Service companies contemplate a cannabis future as Farm Bill falls flat

By Bart Taylor | Apr 22, 2019

Many thought the national legalization of hemp cannabis in the 2018 Farm Bill would usher in a new era of collaboration and industry development. Since then, the news has been confusing to say the least, and for services providers, downright disappointing:

  • States were asked to submit follow-up plans to the federal government, with approval providing a final free-and-clear signal for the hemp cannabis industry and businesses that support them to operate legally and without fear of retribution or jeopardy. But the USDA, the federal agency responsible for managing the process, has since let states know that they're unprepared to accept the plans or provide guidance as to what should even be in the plans.
  • The Trump administration is ignoring the Farm Bill altogether, announcing last week that employment in the sector may be a sign that even legal immigrants "'may lack good moral character if found to have violated federal law, even if such activity has been decriminalized under applicable state laws,' the [U.S. Citizenship and Immigration Services] guidance states." The guidance makes no distinction between hemp or marijuana, or provisions in the Farm Bill that profoundly change the sector.
  • Service providers continue to cancel cannabis business associated with hemp-derived CBD companies. Nor has the the Farm Bill led a parade of name service brands into the market with new programs to support cannabis companies or others that operate legally in market but don't touch plant or product.

That's not to say service brands aren't watching cannabis closely. Each brand will likely have a different path depending on their operational footprint, how they're structured or aligned culturally with cannabis. But it's a safe bet most every brand is formulating a plan that will lead, eventually, to a cannabis strategy.

How can they not? Hemp CBD companies are thriving, driven by strong consumer demand. The realities of the market may force their hand.

Consider banking in Denver.

If Denver isn't the most over-banked city in the nation, it's close. It's a growth market regardless of the cannabis opportunity and today, the quality and quantity of the banking teams serving Denver and Front Range businesses is extraordinary. Twenty-five years ago a small number of brands like Wells Fargo and Chase (formerly Bank One) rode herd over business banking here. Ten years later, CoBiz Bank, upstart brands like UMB and Citywide, and regional stalwarts like Alpine and FirstBank had carved out significant commercial portfolios.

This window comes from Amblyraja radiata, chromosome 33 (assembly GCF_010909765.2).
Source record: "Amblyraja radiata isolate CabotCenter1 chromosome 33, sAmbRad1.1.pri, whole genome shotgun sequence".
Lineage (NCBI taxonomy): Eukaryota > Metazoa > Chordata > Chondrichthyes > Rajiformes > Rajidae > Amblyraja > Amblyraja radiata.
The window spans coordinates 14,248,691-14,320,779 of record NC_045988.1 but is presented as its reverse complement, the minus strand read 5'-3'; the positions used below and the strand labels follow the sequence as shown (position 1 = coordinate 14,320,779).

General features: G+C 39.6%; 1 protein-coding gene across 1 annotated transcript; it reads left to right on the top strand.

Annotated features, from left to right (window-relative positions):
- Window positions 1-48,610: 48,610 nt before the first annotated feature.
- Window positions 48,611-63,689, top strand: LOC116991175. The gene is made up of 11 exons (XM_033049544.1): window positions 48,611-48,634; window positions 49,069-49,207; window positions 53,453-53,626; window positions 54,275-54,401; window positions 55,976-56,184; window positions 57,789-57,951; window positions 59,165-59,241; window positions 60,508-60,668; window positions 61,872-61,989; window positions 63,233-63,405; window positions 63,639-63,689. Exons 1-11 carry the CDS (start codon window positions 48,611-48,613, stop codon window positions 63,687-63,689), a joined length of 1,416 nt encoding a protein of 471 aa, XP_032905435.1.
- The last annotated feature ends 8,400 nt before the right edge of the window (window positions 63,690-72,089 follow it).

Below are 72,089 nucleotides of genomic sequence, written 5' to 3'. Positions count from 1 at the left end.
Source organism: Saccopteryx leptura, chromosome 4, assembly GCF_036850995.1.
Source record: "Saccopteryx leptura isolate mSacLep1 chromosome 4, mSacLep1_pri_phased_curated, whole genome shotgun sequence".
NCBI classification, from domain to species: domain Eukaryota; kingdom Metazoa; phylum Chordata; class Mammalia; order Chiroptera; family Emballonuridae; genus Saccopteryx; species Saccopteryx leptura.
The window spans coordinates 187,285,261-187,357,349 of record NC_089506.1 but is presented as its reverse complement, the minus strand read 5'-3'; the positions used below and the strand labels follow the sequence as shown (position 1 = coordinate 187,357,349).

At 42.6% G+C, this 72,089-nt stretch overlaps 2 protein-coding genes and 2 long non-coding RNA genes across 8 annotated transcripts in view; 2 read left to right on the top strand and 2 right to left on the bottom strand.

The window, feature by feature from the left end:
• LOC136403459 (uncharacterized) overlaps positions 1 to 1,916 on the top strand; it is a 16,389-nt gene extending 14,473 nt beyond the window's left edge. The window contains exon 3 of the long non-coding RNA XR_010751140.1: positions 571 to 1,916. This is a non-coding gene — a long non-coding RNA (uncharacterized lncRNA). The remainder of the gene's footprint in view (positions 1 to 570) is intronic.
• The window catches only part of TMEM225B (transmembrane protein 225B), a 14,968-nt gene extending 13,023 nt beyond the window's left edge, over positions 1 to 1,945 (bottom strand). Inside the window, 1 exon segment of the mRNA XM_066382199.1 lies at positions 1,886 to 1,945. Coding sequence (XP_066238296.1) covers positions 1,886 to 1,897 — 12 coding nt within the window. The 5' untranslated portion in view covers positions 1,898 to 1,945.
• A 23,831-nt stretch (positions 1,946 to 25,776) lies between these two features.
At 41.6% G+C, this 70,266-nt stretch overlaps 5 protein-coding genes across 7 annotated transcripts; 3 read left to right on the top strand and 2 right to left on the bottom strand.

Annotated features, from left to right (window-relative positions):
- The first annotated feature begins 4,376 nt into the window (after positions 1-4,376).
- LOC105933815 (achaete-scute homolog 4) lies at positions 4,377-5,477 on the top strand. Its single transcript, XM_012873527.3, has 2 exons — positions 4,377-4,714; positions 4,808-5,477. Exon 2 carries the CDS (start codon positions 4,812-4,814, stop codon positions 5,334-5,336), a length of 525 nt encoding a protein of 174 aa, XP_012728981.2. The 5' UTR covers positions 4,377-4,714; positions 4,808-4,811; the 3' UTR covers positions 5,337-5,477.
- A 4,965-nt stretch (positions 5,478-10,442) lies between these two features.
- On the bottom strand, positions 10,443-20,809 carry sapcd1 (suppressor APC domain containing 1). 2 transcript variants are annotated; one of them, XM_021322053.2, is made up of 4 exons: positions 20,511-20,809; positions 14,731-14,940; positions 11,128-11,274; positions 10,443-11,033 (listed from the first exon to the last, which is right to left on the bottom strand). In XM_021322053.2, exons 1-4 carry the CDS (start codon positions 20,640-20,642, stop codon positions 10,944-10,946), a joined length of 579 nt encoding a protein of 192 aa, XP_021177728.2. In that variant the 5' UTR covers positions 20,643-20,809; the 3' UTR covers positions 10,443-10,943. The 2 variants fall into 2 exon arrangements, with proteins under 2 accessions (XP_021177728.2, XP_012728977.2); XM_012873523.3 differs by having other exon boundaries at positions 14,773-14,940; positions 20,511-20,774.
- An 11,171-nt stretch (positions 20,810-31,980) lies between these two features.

Today, top to bottom, the sector is home to a world-class array of banking brands targeting the commercial sector. Bank of America and PNC are among recent entrants to business banking along with BOK Financial (formerly CoBiz Bank). Regional players like MidFirst have strengthened through acquisition, and credit unions now dot the landscape. Loan options, including those from Colorado Lending Source that target certain types of borrowers, are multiplying.

How, then, to grow in a market saturated with great people and more banking options than ever?

Developing targeted strategies and service offerings for vertical markets or sectors, for one. Manufacturing, across the multiple industry palette that we report on, is an example. Cannabis is part of that mix, and it's becoming too large -- and, with passage of the Farm Bill, too legal -- to ignore. Hemp-derived CBD companies are operating legal businesses and selling products across state lines. CBD demand is creating cannabis unicorns by the dozens. Banks measure success by deposits and loans. In a competitive market, with little or penetration into the cannabis sector, banks not participating in the rush may fall behind, especially when the economy cools.

Given that most brands are not banking cannabis, it's still a relatively even playing field, not only for banks but insurers, accounting firms, and other service providers. No one, really, has lost by being last.

What happens next seems straightforward enough. Service companies are bound to invest in due diligence to identify the most risk-averse cannabis companies to sell and support. The less risky the client, the less chance for a public setback that compromises decades of sector leadership, of community involvement, of brand equity. As other market signals flash green, service companies will only be more emboldened.

It's a dance that in so many ways is as interesting, if not as existential, as the two-step that cannabis companies themselves have had to perfect on the way to becoming mainstream businesses in states that support cannabis.

And the music is just starting.

Bart Taylor is publisher of CompanyWeek. Contact him at